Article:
Manufacturers have a tradition to work together. Look at CompactFlash, Exif, ExifPrint and now direct camera printing. Heck, in the days of film, there was no "Nikon 35mm film", "Canon 35mm film" or "Pentax 35mm film"... why should be settle for a "Nikon/ Canon/Pentax RAW file format"?
    --ben
    marchal.com
     
  44. We still need to rememeber that we are still in digital's infancy period, even though it may
    not seem so simply because it's so ubiquitous. We still have small sensors, a small
    dynamic range, crappy AWB, 12bits of capture, etc. All these things WILL improve. Yes,
    today's fancy RAW software allow for some flexibility and give you the ability to squeeze
    that final 5% or whatever one thinks it is out of a file that JPEG in *some* cases, not all,
    can't. But like Scott said above, until digital cameras can capture way more bits JPEG *IS*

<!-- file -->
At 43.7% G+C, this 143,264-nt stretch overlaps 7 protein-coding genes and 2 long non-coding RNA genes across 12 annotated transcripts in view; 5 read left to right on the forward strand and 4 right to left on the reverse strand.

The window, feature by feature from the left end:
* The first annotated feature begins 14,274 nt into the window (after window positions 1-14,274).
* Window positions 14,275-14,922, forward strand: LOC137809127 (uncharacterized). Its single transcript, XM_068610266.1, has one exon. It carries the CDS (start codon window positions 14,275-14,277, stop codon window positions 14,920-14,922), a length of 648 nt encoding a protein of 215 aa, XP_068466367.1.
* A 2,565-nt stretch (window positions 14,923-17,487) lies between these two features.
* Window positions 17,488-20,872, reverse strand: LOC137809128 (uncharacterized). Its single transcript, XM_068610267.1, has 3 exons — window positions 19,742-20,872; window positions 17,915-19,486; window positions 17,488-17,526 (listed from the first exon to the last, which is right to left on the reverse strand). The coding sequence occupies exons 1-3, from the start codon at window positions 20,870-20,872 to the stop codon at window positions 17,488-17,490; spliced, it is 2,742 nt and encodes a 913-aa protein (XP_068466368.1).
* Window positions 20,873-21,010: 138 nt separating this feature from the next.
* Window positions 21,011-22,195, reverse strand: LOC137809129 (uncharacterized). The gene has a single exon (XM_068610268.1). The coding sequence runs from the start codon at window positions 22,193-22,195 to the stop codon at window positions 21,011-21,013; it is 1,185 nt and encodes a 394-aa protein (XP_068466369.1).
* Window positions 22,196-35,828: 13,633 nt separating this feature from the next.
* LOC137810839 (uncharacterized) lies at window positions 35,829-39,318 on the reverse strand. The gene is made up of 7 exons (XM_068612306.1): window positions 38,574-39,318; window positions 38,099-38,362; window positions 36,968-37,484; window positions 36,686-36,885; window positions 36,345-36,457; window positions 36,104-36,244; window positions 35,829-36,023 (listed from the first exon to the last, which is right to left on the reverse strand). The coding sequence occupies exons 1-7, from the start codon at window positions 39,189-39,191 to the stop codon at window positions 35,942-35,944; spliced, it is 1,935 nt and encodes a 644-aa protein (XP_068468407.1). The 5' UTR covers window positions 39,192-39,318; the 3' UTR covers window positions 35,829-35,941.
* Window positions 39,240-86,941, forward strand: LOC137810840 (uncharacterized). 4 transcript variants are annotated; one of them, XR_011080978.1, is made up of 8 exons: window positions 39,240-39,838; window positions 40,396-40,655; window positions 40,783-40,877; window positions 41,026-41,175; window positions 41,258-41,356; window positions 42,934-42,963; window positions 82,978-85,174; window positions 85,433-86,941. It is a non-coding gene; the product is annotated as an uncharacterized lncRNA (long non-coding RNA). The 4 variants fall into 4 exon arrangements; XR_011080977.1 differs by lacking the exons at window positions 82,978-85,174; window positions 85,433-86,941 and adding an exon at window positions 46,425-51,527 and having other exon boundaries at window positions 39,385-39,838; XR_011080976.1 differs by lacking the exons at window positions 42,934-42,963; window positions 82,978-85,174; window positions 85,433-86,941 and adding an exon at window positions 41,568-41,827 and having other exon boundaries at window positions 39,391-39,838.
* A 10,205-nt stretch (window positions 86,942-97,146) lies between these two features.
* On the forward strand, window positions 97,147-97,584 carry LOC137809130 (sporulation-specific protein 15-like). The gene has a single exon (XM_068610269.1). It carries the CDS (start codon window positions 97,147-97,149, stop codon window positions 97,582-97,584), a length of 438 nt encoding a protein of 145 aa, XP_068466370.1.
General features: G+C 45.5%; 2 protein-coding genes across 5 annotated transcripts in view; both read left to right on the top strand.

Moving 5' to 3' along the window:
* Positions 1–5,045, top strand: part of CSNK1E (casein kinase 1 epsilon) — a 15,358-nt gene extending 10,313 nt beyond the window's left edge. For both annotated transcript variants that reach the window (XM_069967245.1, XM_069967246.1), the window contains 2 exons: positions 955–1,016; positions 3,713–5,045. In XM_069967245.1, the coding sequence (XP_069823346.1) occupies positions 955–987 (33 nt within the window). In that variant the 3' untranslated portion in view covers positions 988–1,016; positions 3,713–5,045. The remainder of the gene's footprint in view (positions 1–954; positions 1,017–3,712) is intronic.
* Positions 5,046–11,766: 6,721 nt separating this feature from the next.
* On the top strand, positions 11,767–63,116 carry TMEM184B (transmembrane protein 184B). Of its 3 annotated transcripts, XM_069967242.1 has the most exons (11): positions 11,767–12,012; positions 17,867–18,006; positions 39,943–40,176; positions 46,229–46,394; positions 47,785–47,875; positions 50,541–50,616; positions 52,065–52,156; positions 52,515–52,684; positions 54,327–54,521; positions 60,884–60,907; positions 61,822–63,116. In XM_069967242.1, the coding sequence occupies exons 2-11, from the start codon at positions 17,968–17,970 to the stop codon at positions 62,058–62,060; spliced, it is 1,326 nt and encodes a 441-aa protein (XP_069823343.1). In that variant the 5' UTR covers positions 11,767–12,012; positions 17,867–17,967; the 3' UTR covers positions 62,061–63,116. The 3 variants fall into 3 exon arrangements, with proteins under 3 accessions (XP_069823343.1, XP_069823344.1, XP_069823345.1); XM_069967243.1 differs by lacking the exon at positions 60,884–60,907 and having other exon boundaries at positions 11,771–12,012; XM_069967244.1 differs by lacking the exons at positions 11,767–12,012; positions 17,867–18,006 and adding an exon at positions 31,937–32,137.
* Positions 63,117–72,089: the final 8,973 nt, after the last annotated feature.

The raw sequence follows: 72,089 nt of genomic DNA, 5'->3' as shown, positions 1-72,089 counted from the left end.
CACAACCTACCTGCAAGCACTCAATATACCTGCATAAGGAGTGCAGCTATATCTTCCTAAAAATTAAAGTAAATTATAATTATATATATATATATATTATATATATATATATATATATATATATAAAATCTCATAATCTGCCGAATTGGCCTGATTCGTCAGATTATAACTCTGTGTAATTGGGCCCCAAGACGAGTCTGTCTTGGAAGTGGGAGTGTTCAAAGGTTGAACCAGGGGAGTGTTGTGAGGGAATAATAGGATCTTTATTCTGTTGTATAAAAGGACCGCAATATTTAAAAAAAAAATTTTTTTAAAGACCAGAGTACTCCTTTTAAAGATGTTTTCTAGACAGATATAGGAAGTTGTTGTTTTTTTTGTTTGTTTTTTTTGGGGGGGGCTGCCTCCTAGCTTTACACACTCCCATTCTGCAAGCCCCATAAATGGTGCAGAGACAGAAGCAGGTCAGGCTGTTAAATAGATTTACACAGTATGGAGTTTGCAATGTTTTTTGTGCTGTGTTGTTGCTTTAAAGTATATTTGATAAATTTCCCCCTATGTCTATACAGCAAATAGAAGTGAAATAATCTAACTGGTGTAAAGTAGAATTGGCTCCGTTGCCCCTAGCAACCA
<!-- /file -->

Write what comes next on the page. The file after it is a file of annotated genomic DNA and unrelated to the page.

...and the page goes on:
the standard now, NOT RAW. RAW is a work/format in progress. So we will have to wait
    and see what "develops" on that front. For now I'll use JPEG 99% of the time because it
    makes sense to me and most importantly (the main reason for which anyone should make
    a choice) is that it give me equal results w/o the BS of working with RAW converters and
    such.

    Heck, I agree with Andrew when he calls for a single, standalone program. But for me
    Photoshop is OVERKILL as an app for digital photography. We need a new standalone ACR
    with many more options but the 900lb Photoshop gorilla looks like it's putting on more
    weight rather than taking some off. Mr. Knoll should think to make ACR a standalone an
    incorporate some Photoshop feature into it, but the route he's taking (from what I've read)
    is to do some things in ACR but not to duplicate a lot of Photoshop stuff, which means his
    intention is to still use Photoshop. And face it, for most of us how many of the Photoshop
    feature do we really use for processing photos? Chances are 10% if that. I'm not saying get
    rid of Photoshop, because certainly some people DO use a lot of its features, but give me a
    good alternative that is slim, fast, and mean. I see Adobe going the way of MS - more
    bloated software.